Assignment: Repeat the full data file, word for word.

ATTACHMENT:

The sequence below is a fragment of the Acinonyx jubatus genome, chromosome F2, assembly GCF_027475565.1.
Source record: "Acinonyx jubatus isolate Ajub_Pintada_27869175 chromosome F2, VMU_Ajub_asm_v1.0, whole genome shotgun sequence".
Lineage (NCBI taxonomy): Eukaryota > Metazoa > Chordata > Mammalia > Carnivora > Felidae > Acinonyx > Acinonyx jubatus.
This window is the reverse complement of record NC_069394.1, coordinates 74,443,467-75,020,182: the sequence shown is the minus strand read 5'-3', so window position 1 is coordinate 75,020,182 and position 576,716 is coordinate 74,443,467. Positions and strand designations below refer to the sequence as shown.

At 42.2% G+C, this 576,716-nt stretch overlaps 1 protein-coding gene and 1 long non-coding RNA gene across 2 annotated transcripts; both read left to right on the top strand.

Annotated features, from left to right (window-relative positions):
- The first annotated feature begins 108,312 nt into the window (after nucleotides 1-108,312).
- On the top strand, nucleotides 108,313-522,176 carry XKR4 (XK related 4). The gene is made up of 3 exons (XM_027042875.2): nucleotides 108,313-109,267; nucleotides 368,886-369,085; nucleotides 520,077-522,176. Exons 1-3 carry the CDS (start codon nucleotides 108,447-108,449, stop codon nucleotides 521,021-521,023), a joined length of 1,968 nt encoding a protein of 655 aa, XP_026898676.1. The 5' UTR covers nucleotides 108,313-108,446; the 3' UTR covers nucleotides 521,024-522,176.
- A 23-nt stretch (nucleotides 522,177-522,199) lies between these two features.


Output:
The sequence below is a fragment of the Acinonyx jubatus genome, chromosome F2, assembly GCF_027475565.1.
Source record: "Acinonyx jubatus isolate Ajub_Pintada_27869175 chromosome F2, VMU_Ajub_asm_v1.0, whole genome shotgun sequence".
Lineage (NCBI taxonomy): Eukaryota > Metazoa > Chordata > Mammalia > Carnivora > Felidae > Acinonyx > Acinonyx jubatus.
This window is the reverse complement of record NC_069394.1, coordinates 74,443,467-75,020,182: the sequence shown is the minus strand read 5'-3', so window position 1 is coordinate 75,020,182 and position 576,716 is coordinate 74,443,467. Positions and strand designations below refer to the sequence as shown.

At 42.2% G+C, this 576,716-nt stretch overlaps 1 protein-coding gene and 1 long non-coding RNA gene across 2 annotated transcripts; both read left to right on the top strand.

Annotated features, from left to right (window-relative positions):
- The first annotated feature begins 108,312 nt into the window (after nucleotides 1-108,312).
- On the top strand, nucleotides 108,313-522,176 carry XKR4 (XK related 4). The gene is made up of 3 exons (XM_027042875.2): nucleotides 108,313-109,267; nucleotides 368,886-369,085; nucleotides 520,077-522,176. Exons 1-3 carry the CDS (start codon nucleotides 108,447-108,449, stop codon nucleotides 521,021-521,023), a joined length of 1,968 nt encoding a protein of 655 aa, XP_026898676.1. The 5' UTR covers nucleotides 108,313-108,446; the 3' UTR covers nucleotides 521,024-522,176.
- A 23-nt stretch (nucleotides 522,177-522,199) lies between these two features.